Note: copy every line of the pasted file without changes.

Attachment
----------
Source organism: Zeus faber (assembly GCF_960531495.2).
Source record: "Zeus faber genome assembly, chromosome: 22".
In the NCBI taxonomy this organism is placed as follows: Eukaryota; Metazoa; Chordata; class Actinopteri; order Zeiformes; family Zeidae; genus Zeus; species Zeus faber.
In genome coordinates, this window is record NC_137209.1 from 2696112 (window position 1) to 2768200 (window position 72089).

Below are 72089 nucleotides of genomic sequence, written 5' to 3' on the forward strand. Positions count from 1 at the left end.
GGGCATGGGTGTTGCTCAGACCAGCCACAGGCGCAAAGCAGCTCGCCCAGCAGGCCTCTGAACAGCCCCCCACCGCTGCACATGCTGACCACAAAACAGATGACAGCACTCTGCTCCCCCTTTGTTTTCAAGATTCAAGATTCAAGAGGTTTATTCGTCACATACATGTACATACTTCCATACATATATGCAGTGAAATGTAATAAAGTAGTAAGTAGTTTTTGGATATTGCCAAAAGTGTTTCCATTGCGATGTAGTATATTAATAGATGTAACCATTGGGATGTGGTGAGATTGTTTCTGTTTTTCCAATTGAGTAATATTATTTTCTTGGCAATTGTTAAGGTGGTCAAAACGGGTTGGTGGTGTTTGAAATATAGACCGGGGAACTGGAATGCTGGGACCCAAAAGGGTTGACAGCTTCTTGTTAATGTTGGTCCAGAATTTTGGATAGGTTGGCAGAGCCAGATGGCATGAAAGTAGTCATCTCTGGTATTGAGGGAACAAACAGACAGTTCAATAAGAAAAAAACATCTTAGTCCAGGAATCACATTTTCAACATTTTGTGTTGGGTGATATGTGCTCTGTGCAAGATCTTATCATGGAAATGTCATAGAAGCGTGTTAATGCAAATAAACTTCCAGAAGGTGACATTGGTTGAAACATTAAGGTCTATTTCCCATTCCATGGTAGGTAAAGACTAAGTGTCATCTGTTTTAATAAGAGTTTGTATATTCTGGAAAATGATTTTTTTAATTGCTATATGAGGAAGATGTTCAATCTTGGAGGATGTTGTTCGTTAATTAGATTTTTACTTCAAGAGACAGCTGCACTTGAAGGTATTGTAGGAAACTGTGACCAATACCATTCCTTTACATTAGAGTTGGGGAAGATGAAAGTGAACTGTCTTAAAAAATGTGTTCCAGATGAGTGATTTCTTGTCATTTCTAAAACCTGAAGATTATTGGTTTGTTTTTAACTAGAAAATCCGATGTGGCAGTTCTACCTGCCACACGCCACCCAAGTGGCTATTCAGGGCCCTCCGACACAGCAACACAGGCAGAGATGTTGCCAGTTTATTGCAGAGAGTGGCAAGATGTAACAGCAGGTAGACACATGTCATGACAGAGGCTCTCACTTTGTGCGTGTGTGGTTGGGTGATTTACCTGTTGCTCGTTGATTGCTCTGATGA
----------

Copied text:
Source organism: Zeus faber (assembly GCF_960531495.2).
Source record: "Zeus faber genome assembly, chromosome: 22".
In the NCBI taxonomy this organism is placed as follows: Eukaryota; Metazoa; Chordata; class Actinopteri; order Zeiformes; family Zeidae; genus Zeus; species Zeus faber.
In genome coordinates, this window is record NC_137209.1 from 2696112 (window position 1) to 2768200 (window position 72089).

Below are 72089 nucleotides of genomic sequence, written 5' to 3' on the forward strand. Positions count from 1 at the left end.
GGGCATGGGTGTTGCTCAGACCAGCCACAGGCGCAAAGCAGCTCGCCCAGCAGGCCTCTGAACAGCCCCCCACCGCTGCACATGCTGACCACAAAACAGATGACAGCACTCTGCTCCCCCTTTGTTTTCAAGATTCAAGATTCAAGAGGTTTATTCGTCACATACATGTACATACTTCCATACATATATGCAGTGAAATGTAATAAAGTAGTAAGTAGTTTTTGGATATTGCCAAAAGTGTTTCCATTGCGATGTAGTATATTAATAGATGTAACCATTGGGATGTGGTGAGATTGTTTCTGTTTTTCCAATTGAGTAATATTATTTTCTTGGCAATTGTTAAGGTGGTCAAAACGGGTTGGTGGTGTTTGAAATATAGACCGGGGAACTGGAATGCTGGGACCCAAAAGGGTTGACAGCTTCTTGTTAATGTTGGTCCAGAATTTTGGATAGGTTGGCAGAGCCAGATGGCATGAAAGTAGTCATCTCTGGTATTGAGGGAACAAACAGACAGTTCAATAAGAAAAAAACATCTTAGTCCAGGAATCACATTTTCAACATTTTGTGTTGGGTGATATGTGCTCTGTGCAAGATCTTATCATGGAAATGTCATAGAAGCGTGTTAATGCAAATAAACTTCCAGAAGGTGACATTGGTTGAAACATTAAGGTCTATTTCCCATTCCATGGTAGGTAAAGACTAAGTGTCATCTGTTTTAATAAGAGTTTGTATATTCTGGAAAATGATTTTTTTAATTGCTATATGAGGAAGATGTTCAATCTTGGAGGATGTTGTTCGTTAATTAGATTTTTACTTCAAGAGACAGCTGCACTTGAAGGTATTGTAGGAAACTGTGACCAATACCATTCCTTTACATTAGAGTTGGGGAAGATGAAAGTGAACTGTCTTAAAAAATGTGTTCCAGATGAGTGATTTCTTGTCATTTCTAAAACCTGAAGATTATTGGTTTGTTTTTAACTAGAAAATCCGATGTGGCAGTTCTACCTGCCACACGCCACCCAAGTGGCTATTCAGGGCCCTCCGACACAGCAACACAGGCAGAGATGTTGCCAGTTTATTGCAGAGAGTGGCAAGATGTAACAGCAGGTAGACACATGTCATGACAGAGGCTCTCACTTTGTGCGTGTGTGGTTGGGTGATTTACCTGTTGCTCGTTGATTGCTCTGATGA